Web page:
Monday, 5 October 2015

Maneless Lions Of Tsavo Eventually Do Grow Manes

Maneless Lion and a Lioness side by side in Tsavo East National Park

With crimson sunsets, red elephants and contrasting landscapes, Tsavo East National Park is one of the few parks in Kenya that still remains utterly wild and does not fall short of wildlife variety and uniqueness. Adding to a long list of "why should i visit Tsavo?" one of the top reasons to visit this park is to search for the reputed Maneless Lions. 

As the name suggests, the adult and sub adult male lions here do not have thick black hairy manes similar those found at the Masai Mara, instead, Tsavo lions only have a little mohawk or at times they just have no mane at all. While a Male lion in the Masai Mara starts developing its mane from two to three years of age, a tsavo lion of similar age would remain maneless.

Among the different theories suggesting Tsavo Lion baldness, here are some of the most common explanations :-

1. Tsavo Climate: With average temperatures of about 30 degrees centigrade during the day, hair growth is possibly restricted as a fuller heavier mane would cause the lion to retain too much body heat.

2. Tsavo East Terrain: A different theory suggests that manelessness occurs in these lions as part of an adaptation to the sparse and thorny vegetation of the Tsavo terrain. A large mane would quite likely get caught or tangled in the bushy thorns.
A large mane would also be disadvantageous as it would stand out quite significantly hence hindering this predators success rate in hunting. 

3. Hormones: Some tests have indicated that Tsavo males have higher levels of testosterone compared to lions found in other national parks, so this could be a likely explanation regarding their baldness.
Having such increased testosterone levels would also explain these lions reputation for being more aggressive, short tempered and for having an active role during hunting. 

The above three reasons have been the most accepted as possible suggestions for these lions manelessness.

A maneless lion in Tsavo walks among females 

Since the number of maneless lions has been on the rise, i also began to have suspicions that the gene pool of the lion population in Tsavo East area possibly carries more chromosomes that cause this baldness. With Tsavo East and West being divided by a railway, a busy highway and new intense urban development now coming up quickly, its possible that the cross border migration of lions has been hindered between Tsavo East and Tsavo West. The Lions of Tsavo West generally have fuller manes and since we have recently been spotting more maneless lions in Tsavo East, its quite possible that inbreeding has been heightened so more of these baldness related chromosomes have been prolifically passed down. That's my two cents...

However, i would now like to add a twist to this theory of manelessless in Tsavo lions...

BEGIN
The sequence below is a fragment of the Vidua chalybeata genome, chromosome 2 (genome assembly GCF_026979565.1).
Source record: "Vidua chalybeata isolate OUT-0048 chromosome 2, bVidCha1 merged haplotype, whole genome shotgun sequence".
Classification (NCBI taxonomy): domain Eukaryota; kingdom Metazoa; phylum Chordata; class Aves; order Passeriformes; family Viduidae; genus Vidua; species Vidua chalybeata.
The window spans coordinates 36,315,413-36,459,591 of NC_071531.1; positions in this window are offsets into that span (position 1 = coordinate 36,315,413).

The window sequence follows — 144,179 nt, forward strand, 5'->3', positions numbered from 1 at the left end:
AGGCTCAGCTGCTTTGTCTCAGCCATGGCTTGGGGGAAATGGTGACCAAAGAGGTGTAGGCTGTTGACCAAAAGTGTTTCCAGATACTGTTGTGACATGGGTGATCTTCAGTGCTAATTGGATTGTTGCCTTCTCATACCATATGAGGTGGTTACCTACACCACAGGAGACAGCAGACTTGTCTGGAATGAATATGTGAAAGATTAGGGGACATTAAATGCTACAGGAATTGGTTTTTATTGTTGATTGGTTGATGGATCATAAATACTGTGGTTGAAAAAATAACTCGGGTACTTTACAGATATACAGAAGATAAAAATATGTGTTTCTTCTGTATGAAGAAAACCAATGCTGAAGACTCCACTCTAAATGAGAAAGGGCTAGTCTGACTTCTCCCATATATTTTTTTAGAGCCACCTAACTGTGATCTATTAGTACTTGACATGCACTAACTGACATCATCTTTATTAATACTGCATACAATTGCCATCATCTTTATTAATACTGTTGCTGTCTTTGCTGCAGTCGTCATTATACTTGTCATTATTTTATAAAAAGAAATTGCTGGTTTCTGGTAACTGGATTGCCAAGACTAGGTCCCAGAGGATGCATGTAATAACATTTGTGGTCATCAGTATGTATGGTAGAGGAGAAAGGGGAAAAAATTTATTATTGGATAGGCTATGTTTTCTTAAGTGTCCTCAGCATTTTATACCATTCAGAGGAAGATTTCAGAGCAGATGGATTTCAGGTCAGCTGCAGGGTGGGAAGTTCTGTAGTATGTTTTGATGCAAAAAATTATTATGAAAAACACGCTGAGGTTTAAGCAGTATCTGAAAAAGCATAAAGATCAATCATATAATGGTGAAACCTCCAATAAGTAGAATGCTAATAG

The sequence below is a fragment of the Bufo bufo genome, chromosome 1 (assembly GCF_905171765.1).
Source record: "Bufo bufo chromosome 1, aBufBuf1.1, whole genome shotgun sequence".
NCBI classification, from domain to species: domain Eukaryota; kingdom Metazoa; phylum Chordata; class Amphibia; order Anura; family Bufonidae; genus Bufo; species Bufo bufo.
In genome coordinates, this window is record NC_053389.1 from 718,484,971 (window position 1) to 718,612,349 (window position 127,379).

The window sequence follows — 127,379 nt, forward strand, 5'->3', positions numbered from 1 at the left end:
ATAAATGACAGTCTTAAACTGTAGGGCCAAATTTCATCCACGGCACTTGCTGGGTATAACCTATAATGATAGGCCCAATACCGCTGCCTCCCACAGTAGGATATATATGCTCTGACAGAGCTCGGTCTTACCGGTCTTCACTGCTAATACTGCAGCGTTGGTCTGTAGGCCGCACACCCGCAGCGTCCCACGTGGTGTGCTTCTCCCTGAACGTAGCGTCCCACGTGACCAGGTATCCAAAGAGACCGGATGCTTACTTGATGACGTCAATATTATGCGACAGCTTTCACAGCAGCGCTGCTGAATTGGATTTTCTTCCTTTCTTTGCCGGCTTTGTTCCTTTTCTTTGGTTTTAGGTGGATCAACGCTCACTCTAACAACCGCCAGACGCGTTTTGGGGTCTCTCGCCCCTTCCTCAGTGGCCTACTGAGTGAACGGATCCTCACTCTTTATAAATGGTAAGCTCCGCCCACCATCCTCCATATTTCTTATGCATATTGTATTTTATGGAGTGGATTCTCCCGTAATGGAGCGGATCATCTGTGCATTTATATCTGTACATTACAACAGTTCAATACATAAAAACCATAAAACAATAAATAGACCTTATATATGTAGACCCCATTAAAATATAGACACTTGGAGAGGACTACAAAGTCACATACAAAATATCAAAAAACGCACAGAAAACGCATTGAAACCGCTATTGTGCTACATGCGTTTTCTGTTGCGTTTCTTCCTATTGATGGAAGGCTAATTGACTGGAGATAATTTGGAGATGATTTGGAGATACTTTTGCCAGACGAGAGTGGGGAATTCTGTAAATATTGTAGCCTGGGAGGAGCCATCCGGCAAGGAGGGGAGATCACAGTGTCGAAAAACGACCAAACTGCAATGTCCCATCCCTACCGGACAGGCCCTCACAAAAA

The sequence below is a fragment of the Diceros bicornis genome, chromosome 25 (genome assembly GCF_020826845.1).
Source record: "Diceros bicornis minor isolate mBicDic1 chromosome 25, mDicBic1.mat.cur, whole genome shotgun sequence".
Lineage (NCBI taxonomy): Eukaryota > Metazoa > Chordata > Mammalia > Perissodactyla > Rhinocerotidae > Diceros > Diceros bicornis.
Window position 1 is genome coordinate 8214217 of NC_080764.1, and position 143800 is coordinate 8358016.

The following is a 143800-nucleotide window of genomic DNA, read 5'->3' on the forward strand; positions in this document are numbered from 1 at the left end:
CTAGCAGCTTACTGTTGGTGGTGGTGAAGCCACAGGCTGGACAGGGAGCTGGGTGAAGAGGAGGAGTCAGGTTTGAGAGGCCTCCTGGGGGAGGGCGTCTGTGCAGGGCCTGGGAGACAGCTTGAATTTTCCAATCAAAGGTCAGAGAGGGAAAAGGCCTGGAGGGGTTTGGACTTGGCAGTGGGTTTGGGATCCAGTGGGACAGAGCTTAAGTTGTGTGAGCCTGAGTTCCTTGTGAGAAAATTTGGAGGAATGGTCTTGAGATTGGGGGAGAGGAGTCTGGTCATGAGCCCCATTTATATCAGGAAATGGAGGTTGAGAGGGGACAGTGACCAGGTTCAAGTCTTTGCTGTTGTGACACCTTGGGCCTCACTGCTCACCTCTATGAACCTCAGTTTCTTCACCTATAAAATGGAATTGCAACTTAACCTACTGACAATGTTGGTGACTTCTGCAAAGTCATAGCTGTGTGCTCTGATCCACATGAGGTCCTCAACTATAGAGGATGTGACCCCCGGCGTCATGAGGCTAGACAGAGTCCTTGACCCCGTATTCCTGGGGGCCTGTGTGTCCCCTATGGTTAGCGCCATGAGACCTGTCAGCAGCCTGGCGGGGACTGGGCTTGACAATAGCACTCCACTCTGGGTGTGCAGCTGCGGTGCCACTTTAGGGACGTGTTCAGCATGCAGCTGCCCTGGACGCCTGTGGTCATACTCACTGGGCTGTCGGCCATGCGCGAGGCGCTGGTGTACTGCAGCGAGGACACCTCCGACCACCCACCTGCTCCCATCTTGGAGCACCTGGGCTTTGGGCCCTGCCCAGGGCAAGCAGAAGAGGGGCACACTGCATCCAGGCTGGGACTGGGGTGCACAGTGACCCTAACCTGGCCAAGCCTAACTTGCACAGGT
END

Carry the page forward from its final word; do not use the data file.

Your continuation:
Maneless lions of Tsavo eventually do grow manes, and i have observed this first hand in two instances.

1. Having monitored a number of lion prides in Tsavo East and Ngutuni for several years now, i have seen the little male cubs mature into adolescents and finally upon reaching their late middle age, have seen their mowhawk manes eventually start growing to become much fuller, heavier and much thicker.

2. The second instance was when a maneless lion had been translocated to a colder climate. A lion that had been moved from Tsavo Ngutuni and who is now in Nairobi eventually started growing a full thick mane within a few months. His sibling of the same age that remains in Ngutuni is still maneless.

The above two points can hence summarize that manelessness in these lions is possibly only temporary. If environmental / climactic conditions are adjusted, their manes begin to change as well.  And once a residing Tsavo males reach a certain age (approximately 9 years) their manes start to develop more fully.

A Tsavo Ngutuni lion with his full mane

So this remarkable observation has now got me asking more questions. The main one being ... WHY? 
Why is the growth of a full mane deferred to these lions later years, Why does the mane suddenly grow when environmental conditions are changed? Why are there more maneless lions in Tsavo East then in Tsavo West or Amboseli?

To get to the root of these questions, iv actually started exploring just that... Plant roots, and to be more specific, the tsavo soil.

Male and female lions rest on the deep red Tsavo Soil.

In the interest of keeping a long story short here is my developing theory. There is nothing more identifiable about Tsavo East than its brilliant red coloured earth. The redness of this soil is derived from its richness in Iron Oxide.

An increased intake of iron in ones daily diet is said to increase testosterone levels, and so it is quite possible that the richness of iron oxide in Tsavo's soil is responsible in part for this manelessness in lions. Unusually high levels of iron is being ingested daily by the lions in two ways:

1. Herbivores are feeding on plants that are richer in iron and these minerals are then being passed on to the lions along the food web, and

2. The lions and its prey drink from ground waterholes which are richly diluted in iron.

So is this high iron intake ultimately responsible for the tsavo lion being maneless? Do changes in the animals body metabolism occur once they pass 9 years of age such that their manes begin to grow, If a maneless lion was moved from Tsavo East to another park of similar temperature would his mane begin to grow earlier due to reduction in iron intake?

One thing remains certain, i shall keep enjoying observing our remarkable maneless lions of Tsavo and possibly in time, come up with the answer.

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